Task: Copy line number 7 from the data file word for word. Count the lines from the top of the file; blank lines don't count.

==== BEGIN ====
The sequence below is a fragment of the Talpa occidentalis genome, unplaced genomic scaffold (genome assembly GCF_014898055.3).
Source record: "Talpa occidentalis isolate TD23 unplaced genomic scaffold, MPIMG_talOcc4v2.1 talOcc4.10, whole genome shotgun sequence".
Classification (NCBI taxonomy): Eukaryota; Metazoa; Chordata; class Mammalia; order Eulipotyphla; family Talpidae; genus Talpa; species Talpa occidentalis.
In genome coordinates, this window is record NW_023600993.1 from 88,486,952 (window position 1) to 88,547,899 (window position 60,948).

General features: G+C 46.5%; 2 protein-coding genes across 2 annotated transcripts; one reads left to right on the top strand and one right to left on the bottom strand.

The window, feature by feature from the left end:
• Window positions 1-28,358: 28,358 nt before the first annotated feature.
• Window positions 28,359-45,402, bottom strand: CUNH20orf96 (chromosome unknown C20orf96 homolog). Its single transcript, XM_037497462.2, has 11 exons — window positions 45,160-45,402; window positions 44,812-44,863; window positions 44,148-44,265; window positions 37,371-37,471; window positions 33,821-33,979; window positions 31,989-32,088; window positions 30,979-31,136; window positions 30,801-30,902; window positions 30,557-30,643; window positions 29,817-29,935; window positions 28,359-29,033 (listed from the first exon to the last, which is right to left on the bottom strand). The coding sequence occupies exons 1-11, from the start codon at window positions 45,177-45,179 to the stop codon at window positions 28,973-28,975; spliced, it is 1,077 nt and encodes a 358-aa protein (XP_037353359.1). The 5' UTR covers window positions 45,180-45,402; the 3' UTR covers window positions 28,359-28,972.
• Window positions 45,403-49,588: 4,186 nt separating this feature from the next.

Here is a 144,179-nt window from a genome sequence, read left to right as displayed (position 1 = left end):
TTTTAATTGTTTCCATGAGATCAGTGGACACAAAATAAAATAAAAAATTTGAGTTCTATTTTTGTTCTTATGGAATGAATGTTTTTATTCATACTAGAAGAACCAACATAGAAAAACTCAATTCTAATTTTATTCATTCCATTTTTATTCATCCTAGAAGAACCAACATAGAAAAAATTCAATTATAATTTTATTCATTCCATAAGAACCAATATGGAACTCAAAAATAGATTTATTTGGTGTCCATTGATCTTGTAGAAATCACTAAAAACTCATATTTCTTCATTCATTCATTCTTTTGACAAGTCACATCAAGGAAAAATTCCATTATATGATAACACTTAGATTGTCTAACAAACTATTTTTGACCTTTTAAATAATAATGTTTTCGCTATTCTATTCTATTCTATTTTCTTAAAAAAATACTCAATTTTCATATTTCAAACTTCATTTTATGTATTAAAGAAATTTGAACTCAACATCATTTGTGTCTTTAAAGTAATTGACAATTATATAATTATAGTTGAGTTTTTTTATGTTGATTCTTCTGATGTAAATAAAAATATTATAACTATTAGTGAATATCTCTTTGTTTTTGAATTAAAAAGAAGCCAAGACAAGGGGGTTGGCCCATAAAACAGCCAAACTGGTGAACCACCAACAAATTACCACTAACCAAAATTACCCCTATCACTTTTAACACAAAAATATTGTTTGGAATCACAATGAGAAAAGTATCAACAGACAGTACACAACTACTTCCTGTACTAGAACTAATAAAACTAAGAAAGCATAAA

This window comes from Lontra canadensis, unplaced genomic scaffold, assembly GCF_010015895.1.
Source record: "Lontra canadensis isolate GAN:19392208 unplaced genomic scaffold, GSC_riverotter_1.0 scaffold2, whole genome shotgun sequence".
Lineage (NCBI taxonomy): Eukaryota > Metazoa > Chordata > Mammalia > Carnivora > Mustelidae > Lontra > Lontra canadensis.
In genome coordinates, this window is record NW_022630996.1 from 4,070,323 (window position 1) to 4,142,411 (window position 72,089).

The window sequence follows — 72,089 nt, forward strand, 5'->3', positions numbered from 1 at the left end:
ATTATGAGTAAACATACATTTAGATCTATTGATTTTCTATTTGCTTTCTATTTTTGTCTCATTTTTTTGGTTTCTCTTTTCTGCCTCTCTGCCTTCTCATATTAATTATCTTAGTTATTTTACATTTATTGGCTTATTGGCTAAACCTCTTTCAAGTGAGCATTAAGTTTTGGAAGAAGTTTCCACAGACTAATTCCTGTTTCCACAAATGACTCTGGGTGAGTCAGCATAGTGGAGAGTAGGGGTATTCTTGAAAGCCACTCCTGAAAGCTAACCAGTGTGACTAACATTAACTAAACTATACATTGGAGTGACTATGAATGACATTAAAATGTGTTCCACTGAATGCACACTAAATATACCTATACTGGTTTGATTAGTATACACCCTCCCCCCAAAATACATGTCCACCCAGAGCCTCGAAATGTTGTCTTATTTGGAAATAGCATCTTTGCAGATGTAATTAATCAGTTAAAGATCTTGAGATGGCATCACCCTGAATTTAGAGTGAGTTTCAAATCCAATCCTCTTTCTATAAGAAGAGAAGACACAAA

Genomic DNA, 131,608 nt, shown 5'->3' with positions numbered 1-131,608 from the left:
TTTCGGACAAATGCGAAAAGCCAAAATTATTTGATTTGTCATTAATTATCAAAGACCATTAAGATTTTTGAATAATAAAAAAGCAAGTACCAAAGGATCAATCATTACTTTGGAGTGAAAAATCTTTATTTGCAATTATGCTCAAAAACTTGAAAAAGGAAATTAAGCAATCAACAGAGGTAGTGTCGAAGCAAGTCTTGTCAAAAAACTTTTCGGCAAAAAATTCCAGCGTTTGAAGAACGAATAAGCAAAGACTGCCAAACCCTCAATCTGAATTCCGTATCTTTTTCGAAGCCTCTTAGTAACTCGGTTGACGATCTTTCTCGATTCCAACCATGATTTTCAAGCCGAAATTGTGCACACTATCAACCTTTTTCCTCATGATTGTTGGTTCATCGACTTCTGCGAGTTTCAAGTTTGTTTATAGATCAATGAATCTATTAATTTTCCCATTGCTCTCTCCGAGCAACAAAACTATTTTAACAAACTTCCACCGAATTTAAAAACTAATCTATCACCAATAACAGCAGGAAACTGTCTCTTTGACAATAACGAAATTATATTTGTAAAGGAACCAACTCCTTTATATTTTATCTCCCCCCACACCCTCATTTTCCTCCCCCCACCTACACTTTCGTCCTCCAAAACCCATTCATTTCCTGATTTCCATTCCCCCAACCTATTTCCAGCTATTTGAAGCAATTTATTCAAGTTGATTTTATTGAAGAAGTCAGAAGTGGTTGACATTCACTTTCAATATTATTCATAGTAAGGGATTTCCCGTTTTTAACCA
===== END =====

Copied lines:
• Window positions 1-28,358: 28,358 nt before the first annotated feature.